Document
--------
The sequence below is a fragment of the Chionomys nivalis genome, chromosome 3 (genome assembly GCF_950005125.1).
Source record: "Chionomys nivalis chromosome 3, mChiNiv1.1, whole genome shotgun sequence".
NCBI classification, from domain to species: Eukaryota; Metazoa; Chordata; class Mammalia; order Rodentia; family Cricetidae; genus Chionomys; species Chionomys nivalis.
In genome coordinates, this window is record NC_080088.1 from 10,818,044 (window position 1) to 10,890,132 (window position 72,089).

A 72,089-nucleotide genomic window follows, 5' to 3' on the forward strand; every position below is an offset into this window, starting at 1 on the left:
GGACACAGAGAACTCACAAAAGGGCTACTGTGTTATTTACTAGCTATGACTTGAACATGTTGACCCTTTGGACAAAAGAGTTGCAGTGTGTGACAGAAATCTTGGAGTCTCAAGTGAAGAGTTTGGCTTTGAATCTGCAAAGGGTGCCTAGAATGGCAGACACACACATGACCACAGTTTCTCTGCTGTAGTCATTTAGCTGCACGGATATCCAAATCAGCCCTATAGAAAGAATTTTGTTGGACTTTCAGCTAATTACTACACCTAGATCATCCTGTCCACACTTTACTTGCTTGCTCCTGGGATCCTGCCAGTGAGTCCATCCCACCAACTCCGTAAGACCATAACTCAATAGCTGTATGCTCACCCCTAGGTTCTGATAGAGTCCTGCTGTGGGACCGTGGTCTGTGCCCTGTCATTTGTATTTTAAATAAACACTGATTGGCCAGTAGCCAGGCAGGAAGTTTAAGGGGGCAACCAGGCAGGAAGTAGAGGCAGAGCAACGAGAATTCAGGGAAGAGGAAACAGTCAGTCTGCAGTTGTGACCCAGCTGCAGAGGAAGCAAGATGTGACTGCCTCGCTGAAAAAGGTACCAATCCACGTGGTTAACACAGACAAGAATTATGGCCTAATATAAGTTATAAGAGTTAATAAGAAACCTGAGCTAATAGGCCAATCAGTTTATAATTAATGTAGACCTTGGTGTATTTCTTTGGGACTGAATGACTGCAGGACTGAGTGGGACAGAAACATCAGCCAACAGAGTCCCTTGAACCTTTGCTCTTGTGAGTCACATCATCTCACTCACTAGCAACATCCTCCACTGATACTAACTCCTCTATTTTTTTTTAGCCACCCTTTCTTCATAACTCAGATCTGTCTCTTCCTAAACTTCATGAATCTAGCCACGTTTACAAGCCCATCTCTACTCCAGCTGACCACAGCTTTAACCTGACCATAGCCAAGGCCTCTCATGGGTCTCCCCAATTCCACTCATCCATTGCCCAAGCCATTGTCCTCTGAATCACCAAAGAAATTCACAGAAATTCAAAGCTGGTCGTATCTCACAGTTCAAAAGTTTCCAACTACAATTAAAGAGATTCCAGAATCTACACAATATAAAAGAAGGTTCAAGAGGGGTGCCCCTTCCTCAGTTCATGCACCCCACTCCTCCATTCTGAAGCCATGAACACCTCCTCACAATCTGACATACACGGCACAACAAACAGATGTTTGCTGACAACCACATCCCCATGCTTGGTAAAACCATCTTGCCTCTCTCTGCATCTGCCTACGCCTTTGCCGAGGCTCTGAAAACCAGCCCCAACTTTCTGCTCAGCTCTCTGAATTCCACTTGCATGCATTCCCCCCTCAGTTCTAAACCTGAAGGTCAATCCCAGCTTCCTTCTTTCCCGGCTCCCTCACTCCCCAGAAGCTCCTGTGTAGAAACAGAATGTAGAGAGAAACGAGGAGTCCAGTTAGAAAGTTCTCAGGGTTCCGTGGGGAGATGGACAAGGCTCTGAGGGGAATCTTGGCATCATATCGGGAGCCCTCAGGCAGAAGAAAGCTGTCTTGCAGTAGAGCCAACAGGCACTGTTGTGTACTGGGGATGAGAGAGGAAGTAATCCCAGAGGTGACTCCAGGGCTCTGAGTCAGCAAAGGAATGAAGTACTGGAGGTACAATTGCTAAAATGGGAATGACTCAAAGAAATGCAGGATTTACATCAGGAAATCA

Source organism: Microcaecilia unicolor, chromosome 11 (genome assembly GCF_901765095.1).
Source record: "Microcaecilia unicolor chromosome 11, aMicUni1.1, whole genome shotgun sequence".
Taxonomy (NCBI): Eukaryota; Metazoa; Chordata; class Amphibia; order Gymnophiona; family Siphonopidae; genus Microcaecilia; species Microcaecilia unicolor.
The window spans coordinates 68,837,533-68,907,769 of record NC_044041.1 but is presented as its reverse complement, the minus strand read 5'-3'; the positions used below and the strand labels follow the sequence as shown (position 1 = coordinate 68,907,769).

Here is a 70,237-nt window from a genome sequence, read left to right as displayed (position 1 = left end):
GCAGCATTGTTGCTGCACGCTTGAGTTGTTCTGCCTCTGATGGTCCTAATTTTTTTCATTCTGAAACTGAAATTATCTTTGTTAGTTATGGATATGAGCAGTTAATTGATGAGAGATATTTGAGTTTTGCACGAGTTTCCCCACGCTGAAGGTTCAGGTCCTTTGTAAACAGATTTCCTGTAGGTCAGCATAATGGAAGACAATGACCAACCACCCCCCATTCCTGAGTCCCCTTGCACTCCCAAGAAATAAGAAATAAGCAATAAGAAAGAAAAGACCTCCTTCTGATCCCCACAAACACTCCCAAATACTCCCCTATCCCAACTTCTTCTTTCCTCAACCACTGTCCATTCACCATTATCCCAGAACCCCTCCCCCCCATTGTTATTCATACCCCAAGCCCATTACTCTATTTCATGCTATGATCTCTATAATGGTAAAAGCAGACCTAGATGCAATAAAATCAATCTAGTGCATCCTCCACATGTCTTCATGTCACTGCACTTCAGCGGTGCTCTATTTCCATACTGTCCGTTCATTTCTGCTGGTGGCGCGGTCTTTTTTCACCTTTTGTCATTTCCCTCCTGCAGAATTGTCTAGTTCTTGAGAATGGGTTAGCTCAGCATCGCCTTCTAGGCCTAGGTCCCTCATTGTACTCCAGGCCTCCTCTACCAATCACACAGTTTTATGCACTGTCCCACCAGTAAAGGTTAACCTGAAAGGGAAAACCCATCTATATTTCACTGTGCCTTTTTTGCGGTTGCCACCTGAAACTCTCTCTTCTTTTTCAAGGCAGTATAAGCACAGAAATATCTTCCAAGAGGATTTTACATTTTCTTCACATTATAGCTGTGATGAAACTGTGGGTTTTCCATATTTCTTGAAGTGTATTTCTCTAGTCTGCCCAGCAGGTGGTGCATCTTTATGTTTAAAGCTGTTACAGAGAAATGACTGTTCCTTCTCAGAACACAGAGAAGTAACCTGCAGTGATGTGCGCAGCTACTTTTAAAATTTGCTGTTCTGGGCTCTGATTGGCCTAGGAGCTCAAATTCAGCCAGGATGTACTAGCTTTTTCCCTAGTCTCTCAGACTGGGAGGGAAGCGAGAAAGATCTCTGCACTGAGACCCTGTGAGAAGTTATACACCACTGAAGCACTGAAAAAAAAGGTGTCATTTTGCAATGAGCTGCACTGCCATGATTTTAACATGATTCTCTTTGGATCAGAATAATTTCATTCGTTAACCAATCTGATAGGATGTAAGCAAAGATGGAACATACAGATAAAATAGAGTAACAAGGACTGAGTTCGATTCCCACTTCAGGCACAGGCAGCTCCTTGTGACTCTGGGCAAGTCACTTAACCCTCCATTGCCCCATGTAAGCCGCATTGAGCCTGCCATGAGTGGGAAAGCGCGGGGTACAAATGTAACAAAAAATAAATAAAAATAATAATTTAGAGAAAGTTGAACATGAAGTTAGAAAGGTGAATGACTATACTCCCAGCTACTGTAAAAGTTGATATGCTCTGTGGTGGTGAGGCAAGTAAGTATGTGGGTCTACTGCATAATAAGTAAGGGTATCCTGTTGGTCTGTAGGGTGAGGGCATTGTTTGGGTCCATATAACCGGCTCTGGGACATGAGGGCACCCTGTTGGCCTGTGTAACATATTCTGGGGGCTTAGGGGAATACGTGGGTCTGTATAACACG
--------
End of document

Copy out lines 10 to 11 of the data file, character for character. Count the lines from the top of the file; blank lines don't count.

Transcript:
The window spans coordinates 68,837,533-68,907,769 of record NC_044041.1 but is presented as its reverse complement, the minus strand read 5'-3'; the positions used below and the strand labels follow the sequence as shown (position 1 = coordinate 68,907,769).

Here is a 70,237-nt window from a genome sequence, read left to right as displayed (position 1 = left end):